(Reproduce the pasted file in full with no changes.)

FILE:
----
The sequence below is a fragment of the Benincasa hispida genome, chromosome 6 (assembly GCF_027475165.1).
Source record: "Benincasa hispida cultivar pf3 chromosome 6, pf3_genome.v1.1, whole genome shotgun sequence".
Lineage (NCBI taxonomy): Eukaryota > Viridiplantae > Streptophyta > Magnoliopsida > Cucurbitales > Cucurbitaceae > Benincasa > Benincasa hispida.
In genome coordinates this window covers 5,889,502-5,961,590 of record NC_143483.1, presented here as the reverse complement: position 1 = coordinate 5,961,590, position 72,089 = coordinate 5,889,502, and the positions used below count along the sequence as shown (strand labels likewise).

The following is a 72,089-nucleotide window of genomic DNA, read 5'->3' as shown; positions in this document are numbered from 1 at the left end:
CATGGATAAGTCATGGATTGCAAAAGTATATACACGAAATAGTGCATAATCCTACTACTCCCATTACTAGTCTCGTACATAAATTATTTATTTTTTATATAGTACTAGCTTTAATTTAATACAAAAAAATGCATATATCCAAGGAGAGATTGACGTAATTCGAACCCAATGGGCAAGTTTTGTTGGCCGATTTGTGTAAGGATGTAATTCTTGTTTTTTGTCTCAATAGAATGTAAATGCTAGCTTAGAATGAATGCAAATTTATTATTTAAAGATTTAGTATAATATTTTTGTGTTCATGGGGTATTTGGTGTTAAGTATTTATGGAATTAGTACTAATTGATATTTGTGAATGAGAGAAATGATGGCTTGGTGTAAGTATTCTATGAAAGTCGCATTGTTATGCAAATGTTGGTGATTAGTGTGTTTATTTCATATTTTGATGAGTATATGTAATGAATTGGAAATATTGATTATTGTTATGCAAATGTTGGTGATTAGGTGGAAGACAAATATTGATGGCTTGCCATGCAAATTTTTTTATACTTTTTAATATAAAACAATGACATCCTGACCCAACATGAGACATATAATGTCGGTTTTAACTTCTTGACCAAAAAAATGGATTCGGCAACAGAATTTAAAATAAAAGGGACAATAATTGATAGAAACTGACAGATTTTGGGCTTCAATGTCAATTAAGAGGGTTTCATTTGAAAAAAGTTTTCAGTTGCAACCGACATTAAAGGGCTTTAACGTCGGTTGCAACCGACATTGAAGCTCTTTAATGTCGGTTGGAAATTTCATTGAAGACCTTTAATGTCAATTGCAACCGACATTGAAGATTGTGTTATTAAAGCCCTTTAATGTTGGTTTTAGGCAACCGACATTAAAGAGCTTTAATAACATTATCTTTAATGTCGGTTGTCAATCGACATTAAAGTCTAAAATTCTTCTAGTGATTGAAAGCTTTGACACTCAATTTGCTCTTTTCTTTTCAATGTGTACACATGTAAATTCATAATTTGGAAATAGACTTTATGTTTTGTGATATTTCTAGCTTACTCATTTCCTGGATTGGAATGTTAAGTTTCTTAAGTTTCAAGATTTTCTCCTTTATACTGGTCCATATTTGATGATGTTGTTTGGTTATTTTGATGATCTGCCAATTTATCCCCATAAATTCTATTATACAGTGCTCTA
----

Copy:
The sequence below is a fragment of the Benincasa hispida genome, chromosome 6 (assembly GCF_027475165.1).
Source record: "Benincasa hispida cultivar pf3 chromosome 6, pf3_genome.v1.1, whole genome shotgun sequence".
Lineage (NCBI taxonomy): Eukaryota > Viridiplantae > Streptophyta > Magnoliopsida > Cucurbitales > Cucurbitaceae > Benincasa > Benincasa hispida.
In genome coordinates this window covers 5,889,502-5,961,590 of record NC_143483.1, presented here as the reverse complement: position 1 = coordinate 5,961,590, position 72,089 = coordinate 5,889,502, and the positions used below count along the sequence as shown (strand labels likewise).

The following is a 72,089-nucleotide window of genomic DNA, read 5'->3' as shown; positions in this document are numbered from 1 at the left end:
CATGGATAAGTCATGGATTGCAAAAGTATATACACGAAATAGTGCATAATCCTACTACTCCCATTACTAGTCTCGTACATAAATTATTTATTTTTTATATAGTACTAGCTTTAATTTAATACAAAAAAATGCATATATCCAAGGAGAGATTGACGTAATTCGAACCCAATGGGCAAGTTTTGTTGGCCGATTTGTGTAAGGATGTAATTCTTGTTTTTTGTCTCAATAGAATGTAAATGCTAGCTTAGAATGAATGCAAATTTATTATTTAAAGATTTAGTATAATATTTTTGTGTTCATGGGGTATTTGGTGTTAAGTATTTATGGAATTAGTACTAATTGATATTTGTGAATGAGAGAAATGATGGCTTGGTGTAAGTATTCTATGAAAGTCGCATTGTTATGCAAATGTTGGTGATTAGTGTGTTTATTTCATATTTTGATGAGTATATGTAATGAATTGGAAATATTGATTATTGTTATGCAAATGTTGGTGATTAGGTGGAAGACAAATATTGATGGCTTGCCATGCAAATTTTTTTATACTTTTTAATATAAAACAATGACATCCTGACCCAACATGAGACATATAATGTCGGTTTTAACTTCTTGACCAAAAAAATGGATTCGGCAACAGAATTTAAAATAAAAGGGACAATAATTGATAGAAACTGACAGATTTTGGGCTTCAATGTCAATTAAGAGGGTTTCATTTGAAAAAAGTTTTCAGTTGCAACCGACATTAAAGGGCTTTAACGTCGGTTGCAACCGACATTGAAGCTCTTTAATGTCGGTTGGAAATTTCATTGAAGACCTTTAATGTCAATTGCAACCGACATTGAAGATTGTGTTATTAAAGCCCTTTAATGTTGGTTTTAGGCAACCGACATTAAAGAGCTTTAATAACATTATCTTTAATGTCGGTTGTCAATCGACATTAAAGTCTAAAATTCTTCTAGTGATTGAAAGCTTTGACACTCAATTTGCTCTTTTCTTTTCAATGTGTACACATGTAAATTCATAATTTGGAAATAGACTTTATGTTTTGTGATATTTCTAGCTTACTCATTTCCTGGATTGGAATGTTAAGTTTCTTAAGTTTCAAGATTTTCTCCTTTATACTGGTCCATATTTGATGATGTTGTTTGGTTATTTTGATGATCTGCCAATTTATCCCCATAAATTCTATTATACAGTGCTCTA